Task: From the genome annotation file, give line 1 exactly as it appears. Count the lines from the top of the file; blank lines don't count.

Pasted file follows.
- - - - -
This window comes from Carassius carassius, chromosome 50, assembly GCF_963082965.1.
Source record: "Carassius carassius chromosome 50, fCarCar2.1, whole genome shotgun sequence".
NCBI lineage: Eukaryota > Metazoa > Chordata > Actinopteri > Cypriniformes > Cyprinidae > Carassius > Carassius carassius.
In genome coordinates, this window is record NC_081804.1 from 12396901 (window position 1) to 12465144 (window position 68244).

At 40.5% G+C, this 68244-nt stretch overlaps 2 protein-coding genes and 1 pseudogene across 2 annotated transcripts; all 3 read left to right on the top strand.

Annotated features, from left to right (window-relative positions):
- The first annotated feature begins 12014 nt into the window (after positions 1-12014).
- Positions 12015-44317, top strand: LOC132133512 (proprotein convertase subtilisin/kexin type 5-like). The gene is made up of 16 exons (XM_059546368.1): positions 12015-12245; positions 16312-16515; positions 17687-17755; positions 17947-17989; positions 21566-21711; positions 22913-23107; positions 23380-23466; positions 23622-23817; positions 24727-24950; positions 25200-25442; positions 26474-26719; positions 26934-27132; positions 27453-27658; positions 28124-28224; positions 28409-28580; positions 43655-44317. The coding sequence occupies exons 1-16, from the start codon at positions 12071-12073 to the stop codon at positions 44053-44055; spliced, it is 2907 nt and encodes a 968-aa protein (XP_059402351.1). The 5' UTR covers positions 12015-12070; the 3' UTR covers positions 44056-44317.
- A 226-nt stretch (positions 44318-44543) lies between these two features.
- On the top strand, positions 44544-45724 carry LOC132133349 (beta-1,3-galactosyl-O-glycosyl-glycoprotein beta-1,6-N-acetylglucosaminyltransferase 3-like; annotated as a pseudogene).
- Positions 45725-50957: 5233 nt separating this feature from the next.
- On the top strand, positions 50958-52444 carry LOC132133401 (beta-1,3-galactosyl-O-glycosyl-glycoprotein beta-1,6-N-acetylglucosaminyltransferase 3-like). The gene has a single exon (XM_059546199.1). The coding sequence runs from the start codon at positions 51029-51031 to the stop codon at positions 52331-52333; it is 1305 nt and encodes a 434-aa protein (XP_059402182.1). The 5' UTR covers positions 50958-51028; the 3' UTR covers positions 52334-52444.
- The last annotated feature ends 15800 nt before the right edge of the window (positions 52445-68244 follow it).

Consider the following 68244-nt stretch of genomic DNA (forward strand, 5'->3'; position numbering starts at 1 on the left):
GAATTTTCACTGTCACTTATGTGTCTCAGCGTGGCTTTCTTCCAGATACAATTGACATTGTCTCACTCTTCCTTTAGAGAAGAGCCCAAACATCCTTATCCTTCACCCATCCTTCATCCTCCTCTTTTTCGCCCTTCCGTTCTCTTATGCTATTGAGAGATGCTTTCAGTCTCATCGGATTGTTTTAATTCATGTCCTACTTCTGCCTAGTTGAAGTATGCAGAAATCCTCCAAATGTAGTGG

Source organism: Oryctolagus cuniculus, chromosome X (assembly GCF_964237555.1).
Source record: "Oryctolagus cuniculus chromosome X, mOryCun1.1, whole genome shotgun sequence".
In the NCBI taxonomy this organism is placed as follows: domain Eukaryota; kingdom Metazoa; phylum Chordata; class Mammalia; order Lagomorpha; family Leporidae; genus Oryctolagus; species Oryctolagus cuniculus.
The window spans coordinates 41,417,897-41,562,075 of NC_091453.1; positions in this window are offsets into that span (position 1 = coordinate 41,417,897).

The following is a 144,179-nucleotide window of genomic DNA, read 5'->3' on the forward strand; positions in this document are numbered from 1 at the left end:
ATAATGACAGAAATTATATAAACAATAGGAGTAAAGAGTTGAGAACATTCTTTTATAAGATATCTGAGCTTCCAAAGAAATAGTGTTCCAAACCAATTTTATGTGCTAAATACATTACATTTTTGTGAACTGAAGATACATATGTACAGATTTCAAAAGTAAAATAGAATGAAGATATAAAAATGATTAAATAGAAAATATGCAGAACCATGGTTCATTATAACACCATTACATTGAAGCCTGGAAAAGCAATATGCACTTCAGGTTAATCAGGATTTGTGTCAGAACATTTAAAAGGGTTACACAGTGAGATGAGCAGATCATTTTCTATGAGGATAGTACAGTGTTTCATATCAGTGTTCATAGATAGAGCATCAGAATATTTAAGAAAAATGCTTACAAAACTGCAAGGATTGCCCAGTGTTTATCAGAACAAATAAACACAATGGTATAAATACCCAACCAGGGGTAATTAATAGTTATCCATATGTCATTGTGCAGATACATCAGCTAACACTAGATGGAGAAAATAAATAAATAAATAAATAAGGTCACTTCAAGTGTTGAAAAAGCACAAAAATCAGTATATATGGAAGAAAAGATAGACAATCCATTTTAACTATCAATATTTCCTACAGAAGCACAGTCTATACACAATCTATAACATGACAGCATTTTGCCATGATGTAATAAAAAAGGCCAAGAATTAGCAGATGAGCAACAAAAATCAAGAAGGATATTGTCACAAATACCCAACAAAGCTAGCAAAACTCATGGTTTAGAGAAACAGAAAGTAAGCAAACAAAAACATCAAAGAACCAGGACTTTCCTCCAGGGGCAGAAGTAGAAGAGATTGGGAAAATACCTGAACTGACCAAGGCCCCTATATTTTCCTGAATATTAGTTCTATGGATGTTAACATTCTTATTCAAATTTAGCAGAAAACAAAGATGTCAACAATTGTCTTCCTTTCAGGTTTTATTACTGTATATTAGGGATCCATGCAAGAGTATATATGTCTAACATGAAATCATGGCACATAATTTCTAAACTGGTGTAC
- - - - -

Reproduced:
This window comes from Carassius carassius, chromosome 50, assembly GCF_963082965.1.